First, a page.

- Riff Raff
Riff Raff is explaining to me how someday he’s going to open up a baby-oil water park. “Oh man, that would be crazy, you know, baby-oil slides, stripper pole,” he says in his patented Texas drawl. “Imagine that—instead of the water, you got the baby oil.” As absurd as it sounds, it’s hard to tell whether or not this Houston-based rapper is joking.
Riff Raff has a reputation for messing with people. He rarely gives straight answers in interviews and takes just about any opportunity to diverge into random thoughts and tangents. The only real glimpse we get inside the mind of the man who changes monikers (Jody Highroller, Iceberg Simpson, Kokayne Dawkins, etc.) more than his wardrobes is found in his Vine and Instagram accounts, which are filled with snippets of absolute absurdity. In one of his Vines, the rapper zooms in on a glass of lemon water, saying, “Citrus waater, the water is so citrusy, citrusy goodness for the whole teeeeam!” In another, he orders room service pretending to be James Franco and removes a puppy from a pot, and says, “Oooh, the puppy!”
There are few rappers who show more personality, but as open and hilarious as Riff Raff appears to be on social media, we hardly know anything about him. This aloofness—combined with the fact that his first major-label release, Neon Icon, has experienced nearly as many setbacks as Dr. Dre’s Detox—has transformed the self-anointed Butterscotch Prince into a polarizing figure, an artist fans and critics struggle to nail down but love to discuss.
Riff Raff claimed in an interview with LA Weekly that “My mom was a pilot and my dad wrestled polar bears,” and when I ask him about his upbringing in Texas, he replies, “Oh, I don’t talk about my past.” All we know for sure is that young Riff grew up in the suburbs of Houston as a shy, gangly kid who idolized Vanilla Ice and went by his birth name, Horst Christian Simco. How, when and why he became Riff Raff is still a mystery. The only thing we know for certain about Riff Raff is that he is equally entertaining as he is fascinating, and really, that’s one of the most important qualities for any artist.
His fans, the Neon Nation, claim he’s a misunderstood genius, a prophet draped in cornrows and Versace who recites catchy gospel like, “I shook dice with Larry Bird in Barcelona.” Dorm-room think tanks deliberate on whether he’s a living commentary on the overblown excess of the music industry, or perhaps an actor playing the long con like Andy Kaufman or Joaquin Phoenix. And, of course, the hip-hop purists toss him into the lowly subgenres of “dumb-it-down rap,” brushing him off as a talentless hack who mocks rap music and therefore should be ignored.
“The people who don’t want me to succeed expect me to never drop Neon Icon,” Riff says. “ ‘Oh, he’s just a big joke; oh, he’s just lying to people,’ and my fans be like, ‘When he drops this album, it’s gonna be the biggest album of the year.’ ”
Neon Icon is set to be released on the EDM label Mad Decent, under the meticulous eye of production wizard and label owner Diplo. Based on what’s been dropped so far, it could very well be one of the most compelling albums of 2014. In the video for Neon Icon’s lead-off single, “Dolce & Gabbana,” we find Riff Raff dancing in a studio with models and steamrolling through head-scratching nonsequiturs like, “Your bitch playing strip poker/ I’m outside eatin’ fried okra/ (With who?) With Oprah!” The track is classic Jody Highroller. Though the actual lyrics don’t always fit within the bars, his one-liners are arguably the best in the game. Later on, he raps, “I’m sitting in Tahoe/ You already know, rap game Bo/ Rap game Bo Jackson/ My trunk still relaxin’.”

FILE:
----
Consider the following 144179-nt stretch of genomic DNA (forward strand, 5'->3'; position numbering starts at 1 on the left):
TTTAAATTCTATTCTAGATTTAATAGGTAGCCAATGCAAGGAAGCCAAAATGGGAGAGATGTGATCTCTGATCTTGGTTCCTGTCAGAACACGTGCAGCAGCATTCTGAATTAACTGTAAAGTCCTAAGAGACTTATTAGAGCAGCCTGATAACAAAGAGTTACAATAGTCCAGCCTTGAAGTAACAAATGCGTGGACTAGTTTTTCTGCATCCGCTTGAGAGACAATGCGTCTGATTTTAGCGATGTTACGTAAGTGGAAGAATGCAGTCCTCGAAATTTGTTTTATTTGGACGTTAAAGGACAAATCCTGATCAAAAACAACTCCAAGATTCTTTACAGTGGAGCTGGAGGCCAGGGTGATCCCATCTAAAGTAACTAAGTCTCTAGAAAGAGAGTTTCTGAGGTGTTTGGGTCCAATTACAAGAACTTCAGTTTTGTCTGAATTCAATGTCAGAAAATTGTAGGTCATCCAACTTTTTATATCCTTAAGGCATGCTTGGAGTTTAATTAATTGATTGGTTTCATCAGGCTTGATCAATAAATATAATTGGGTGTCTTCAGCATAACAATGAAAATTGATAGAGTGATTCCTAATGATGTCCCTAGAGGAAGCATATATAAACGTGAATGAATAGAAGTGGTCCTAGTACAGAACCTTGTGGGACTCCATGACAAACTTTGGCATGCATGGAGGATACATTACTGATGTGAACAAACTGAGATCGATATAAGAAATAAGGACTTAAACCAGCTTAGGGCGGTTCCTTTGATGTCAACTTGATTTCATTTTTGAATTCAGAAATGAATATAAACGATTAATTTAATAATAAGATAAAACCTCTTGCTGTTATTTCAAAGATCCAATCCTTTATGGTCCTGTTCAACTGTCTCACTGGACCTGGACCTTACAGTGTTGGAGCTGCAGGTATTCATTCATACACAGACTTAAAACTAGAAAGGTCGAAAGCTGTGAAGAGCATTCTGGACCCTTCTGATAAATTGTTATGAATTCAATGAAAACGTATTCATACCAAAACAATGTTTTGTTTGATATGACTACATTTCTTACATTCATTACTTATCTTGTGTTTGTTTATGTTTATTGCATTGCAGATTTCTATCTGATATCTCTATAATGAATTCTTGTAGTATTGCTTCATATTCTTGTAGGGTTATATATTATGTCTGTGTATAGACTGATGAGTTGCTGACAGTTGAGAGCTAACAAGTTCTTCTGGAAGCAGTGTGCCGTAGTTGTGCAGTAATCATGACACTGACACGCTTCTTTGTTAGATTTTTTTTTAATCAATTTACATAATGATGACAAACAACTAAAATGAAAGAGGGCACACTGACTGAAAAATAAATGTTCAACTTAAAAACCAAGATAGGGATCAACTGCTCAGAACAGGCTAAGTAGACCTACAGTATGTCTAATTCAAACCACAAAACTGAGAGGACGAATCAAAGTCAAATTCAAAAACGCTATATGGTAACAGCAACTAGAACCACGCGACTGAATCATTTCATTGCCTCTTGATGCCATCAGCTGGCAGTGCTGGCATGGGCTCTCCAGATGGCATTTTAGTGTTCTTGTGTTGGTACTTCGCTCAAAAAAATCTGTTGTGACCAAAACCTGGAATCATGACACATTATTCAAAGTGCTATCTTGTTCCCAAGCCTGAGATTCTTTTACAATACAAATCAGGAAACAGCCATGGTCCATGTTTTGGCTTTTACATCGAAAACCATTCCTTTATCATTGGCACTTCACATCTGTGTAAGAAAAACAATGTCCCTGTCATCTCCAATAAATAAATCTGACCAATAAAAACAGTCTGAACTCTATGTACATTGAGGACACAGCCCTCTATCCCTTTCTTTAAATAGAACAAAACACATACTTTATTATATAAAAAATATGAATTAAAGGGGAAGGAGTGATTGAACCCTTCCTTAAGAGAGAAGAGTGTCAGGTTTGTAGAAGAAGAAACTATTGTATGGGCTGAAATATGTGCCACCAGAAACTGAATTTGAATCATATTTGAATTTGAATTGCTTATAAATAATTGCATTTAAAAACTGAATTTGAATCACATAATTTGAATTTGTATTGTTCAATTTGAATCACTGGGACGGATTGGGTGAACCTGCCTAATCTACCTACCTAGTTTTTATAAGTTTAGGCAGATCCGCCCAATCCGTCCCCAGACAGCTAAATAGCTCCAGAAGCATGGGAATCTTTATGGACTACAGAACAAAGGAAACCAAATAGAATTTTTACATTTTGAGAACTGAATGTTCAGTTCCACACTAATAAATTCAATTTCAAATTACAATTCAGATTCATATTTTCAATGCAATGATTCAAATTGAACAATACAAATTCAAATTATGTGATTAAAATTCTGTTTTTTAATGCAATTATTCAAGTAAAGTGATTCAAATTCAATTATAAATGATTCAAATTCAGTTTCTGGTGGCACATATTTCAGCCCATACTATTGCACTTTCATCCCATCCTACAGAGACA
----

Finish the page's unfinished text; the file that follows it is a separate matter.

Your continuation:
Whether you hate it or not, Neon Icon will be a project that won’t be ignored. However, the longer the album sits on deck, the longer the doubt surrounding Riff Raff as a legitimate artist will linger. But according to Riff Raff, Neon Icon hasn’t seen the light of day because an unnamed major label has jumped on board and is preparing for a wider release in big-box stores such as Walmart, Target and Best Buy. “I can’t say a date anymore; it’s not even up to Diplo,” he says. “We got a major-label situation we’re dealing with. Now, it’s gonna be everywhere. Anywhere you see a Justin Bieber CD, you gonna see my CD; that’s why it got pushed back.”
The album is a who’s who of rap heavy hitters—Drake, A$AP Rocky, Juicy J and 2Chainz—but, as Riff Raff points out, it goes beyond rap music. “Neon Icon isn’t just a rap album; there’s country songs, rock songs,” he says. “It’s not just classified as rap.”
Considering everything we know (or don’t know) about Jody Highroller, his non-rap rap album could be just as preposterous as his story about his polar-bear-wrestling dad and his baby-oil waterpark. But at the very least, Neon Icon should shed some light on, well, something.
“Look, it’s gonna answer a lot of questions: ‘What is he? What does he do?’ ” Riff Raff says. “I’m an artist that was seen in public before the album dropping. A lot of people drop an album and then they’re known. I’m known and now I’m dropping an album.”
536 W. 100 South
Saturday, May 17, 7 p.m.
$22 in advance, $27 day of show